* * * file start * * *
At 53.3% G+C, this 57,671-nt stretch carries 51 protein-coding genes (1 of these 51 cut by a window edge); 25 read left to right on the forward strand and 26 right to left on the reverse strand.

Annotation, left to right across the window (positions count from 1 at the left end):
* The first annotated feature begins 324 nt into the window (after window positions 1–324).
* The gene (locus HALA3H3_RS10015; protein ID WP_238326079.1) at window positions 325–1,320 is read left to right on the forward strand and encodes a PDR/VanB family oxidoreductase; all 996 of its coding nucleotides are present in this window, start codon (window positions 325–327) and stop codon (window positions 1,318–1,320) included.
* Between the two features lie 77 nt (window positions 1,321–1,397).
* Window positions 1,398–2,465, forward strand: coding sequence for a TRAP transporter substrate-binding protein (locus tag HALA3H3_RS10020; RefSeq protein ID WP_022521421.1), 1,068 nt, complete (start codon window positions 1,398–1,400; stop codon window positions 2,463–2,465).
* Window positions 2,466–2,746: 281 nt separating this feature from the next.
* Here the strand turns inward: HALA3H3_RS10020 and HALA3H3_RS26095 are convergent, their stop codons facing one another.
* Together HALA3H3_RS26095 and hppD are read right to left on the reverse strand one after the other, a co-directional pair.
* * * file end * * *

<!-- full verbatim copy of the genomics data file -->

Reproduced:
At 53.3% G+C, this 57,671-nt stretch carries 51 protein-coding genes (1 of these 51 cut by a window edge); 25 read left to right on the forward strand and 26 right to left on the reverse strand.

Annotation, left to right across the window (positions count from 1 at the left end):
* The first annotated feature begins 324 nt into the window (after window positions 1–324).
* The gene (locus HALA3H3_RS10015; protein ID WP_238326079.1) at window positions 325–1,320 is read left to right on the forward strand and encodes a PDR/VanB family oxidoreductase; all 996 of its coding nucleotides are present in this window, start codon (window positions 325–327) and stop codon (window positions 1,318–1,320) included.
* Between the two features lie 77 nt (window positions 1,321–1,397).
* Window positions 1,398–2,465, forward strand: coding sequence for a TRAP transporter substrate-binding protein (locus tag HALA3H3_RS10020; RefSeq protein ID WP_022521421.1), 1,068 nt, complete (start codon window positions 1,398–1,400; stop codon window positions 2,463–2,465).
* Window positions 2,466–2,746: 281 nt separating this feature from the next.
* Here the strand turns inward: HALA3H3_RS10020 and HALA3H3_RS26095 are convergent, their stop codons facing one another.
* Together HALA3H3_RS26095 and hppD are read right to left on the reverse strand one after the other, a co-directional pair.